Katakana Words: An Easy Guide For Them

When learning Japanese one question you surely think about is “What is Katakana used for?”

Here’s our guide to help you memorize when to use this syllabary.

What Is The Katakana Syllabary

As you may know, Katakana is one of the two Japanese syllabaries, the second one being the Hiragana. These two only represent sounds, while kanji represent meanings or words. 

You may think that Katakana is not necessary because you can make sounds into letters with just the Hiragana that you learned as a beginner. But that’s not true. 

There are 48 katakana signs, but with more combinations compared to the Hiragana

But let’s analyze its meaning deeply. 

How Was Katakana Originated

The name itself, 片仮名 (かたかな), it’s composed of the kanji 片 kata, meaning “a piece”, and 仮名 kana, the proper name of the Japanese characters. In fact, Katakana’s characters derive from fragments of kanji, as in the image below.

Indeed, they are “pieces of kana”.

How was Katakana originated? Here's some examples about how katakana signs were born

In ancient times, writing kanji was complicated, so only partial components were extracted and used for writing. This was the beginning of Katakana

Many of its characters not only represent the sounds of the Japanese language but are also used as part of the composition of kanji

Some of the characters are also used as kanji, such as “ タ (ta)” for “ 夕 (yuu = evening)” and “ ロ (ro)” for “ 口 (kuchi = mouth). ”

Additionally, there are also Katakana combinations that form kanji characters, such as “ ナ (na)” and “ ロ (ro)” for “ 右 (migi = right)” and “ ナ (na)” and “ エ (e)” for “(hidari = left).”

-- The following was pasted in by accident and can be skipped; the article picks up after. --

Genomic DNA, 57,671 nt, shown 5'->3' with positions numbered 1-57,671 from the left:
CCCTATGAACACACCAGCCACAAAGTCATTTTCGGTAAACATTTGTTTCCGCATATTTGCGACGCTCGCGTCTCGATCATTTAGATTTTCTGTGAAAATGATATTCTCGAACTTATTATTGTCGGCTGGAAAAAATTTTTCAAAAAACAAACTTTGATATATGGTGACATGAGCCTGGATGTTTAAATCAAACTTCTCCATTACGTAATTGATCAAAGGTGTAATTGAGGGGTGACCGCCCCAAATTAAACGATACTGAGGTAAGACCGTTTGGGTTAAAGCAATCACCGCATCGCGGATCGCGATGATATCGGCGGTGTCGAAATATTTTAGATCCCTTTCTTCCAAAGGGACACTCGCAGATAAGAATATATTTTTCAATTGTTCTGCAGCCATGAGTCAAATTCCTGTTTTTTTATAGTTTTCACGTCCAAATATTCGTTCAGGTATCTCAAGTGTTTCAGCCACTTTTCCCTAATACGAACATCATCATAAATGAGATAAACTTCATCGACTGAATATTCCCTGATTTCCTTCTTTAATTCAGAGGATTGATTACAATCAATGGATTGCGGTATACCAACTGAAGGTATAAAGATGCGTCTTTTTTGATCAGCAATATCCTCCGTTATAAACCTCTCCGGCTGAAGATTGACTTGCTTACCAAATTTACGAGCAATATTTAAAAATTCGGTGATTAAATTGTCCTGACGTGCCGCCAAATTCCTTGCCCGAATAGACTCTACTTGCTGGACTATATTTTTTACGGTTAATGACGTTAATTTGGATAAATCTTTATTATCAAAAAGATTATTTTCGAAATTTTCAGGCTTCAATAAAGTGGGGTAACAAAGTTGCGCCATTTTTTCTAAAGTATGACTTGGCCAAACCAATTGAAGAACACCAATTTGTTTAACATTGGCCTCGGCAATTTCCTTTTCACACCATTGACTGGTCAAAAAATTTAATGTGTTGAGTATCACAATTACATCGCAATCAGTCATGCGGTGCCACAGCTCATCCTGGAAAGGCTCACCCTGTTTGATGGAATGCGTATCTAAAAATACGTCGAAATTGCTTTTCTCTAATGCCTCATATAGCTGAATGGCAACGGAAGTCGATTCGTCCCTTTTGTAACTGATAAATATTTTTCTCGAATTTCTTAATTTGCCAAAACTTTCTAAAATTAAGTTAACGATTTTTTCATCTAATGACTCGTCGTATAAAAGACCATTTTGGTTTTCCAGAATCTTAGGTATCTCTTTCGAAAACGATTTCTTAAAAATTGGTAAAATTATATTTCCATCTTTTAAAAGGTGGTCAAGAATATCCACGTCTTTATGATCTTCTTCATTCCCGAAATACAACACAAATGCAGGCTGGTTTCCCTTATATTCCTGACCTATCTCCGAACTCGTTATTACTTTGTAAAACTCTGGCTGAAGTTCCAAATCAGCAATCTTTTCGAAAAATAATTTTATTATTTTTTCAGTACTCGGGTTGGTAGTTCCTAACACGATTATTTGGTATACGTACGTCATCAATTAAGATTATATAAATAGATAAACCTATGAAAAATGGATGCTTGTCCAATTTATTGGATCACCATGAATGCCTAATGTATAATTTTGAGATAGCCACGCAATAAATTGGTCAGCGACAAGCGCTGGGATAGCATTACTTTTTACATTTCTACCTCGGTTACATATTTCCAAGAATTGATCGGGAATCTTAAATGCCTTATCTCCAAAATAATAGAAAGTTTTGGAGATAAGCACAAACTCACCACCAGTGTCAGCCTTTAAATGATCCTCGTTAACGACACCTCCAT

As you can see, there are many elements in Katakana that form the basis for kanji. 

In addition, Katakana has the convenience of representing the sounds of any language. The original pronunciation sounds of foreign words are slightly different in the Japanese language due to the fitting of Katakana pronunciations.

When To Use Katakana Words

You may have noticed that foreign words written in Katakana do have their Japanese counterpart. For example, to say “concert”, you can use コンサート, from English. However, a full Japanese word for it written in only Kanji do exist 音楽会 (おんがくかい – ongakukai). Why use a Katakana word then? Let’s see why and when to use them.

Transcription of Loan Words

First of all, Katakana it’s mainly used for loanwords, 外来語 (がいらいご – gairaigo). This is mainly because we can combine the Katakana characters to create more sounds than the Hiragana ones: the word “party”, for example, it’s always written using Katakana like this: パーティー. Think about the pronunciation of the sound “ty”: there’s no corresponding sound for it, in Japanese. In fact, in Hiragana the closer sound for it it’s “ち”. Using Katakana, however, we can create this sound, combining テ and a little ィ, to form ティ. 

In addition, using Katakana will make it instantly clear that the word mentioned is a foreign one. Consequently, they should be pronounced in a “foreign accent”. Of course, this works for the recent Social Media terms too! インスタグラム → Instagram; フェイスブック → Facebook

Use It To Express Countries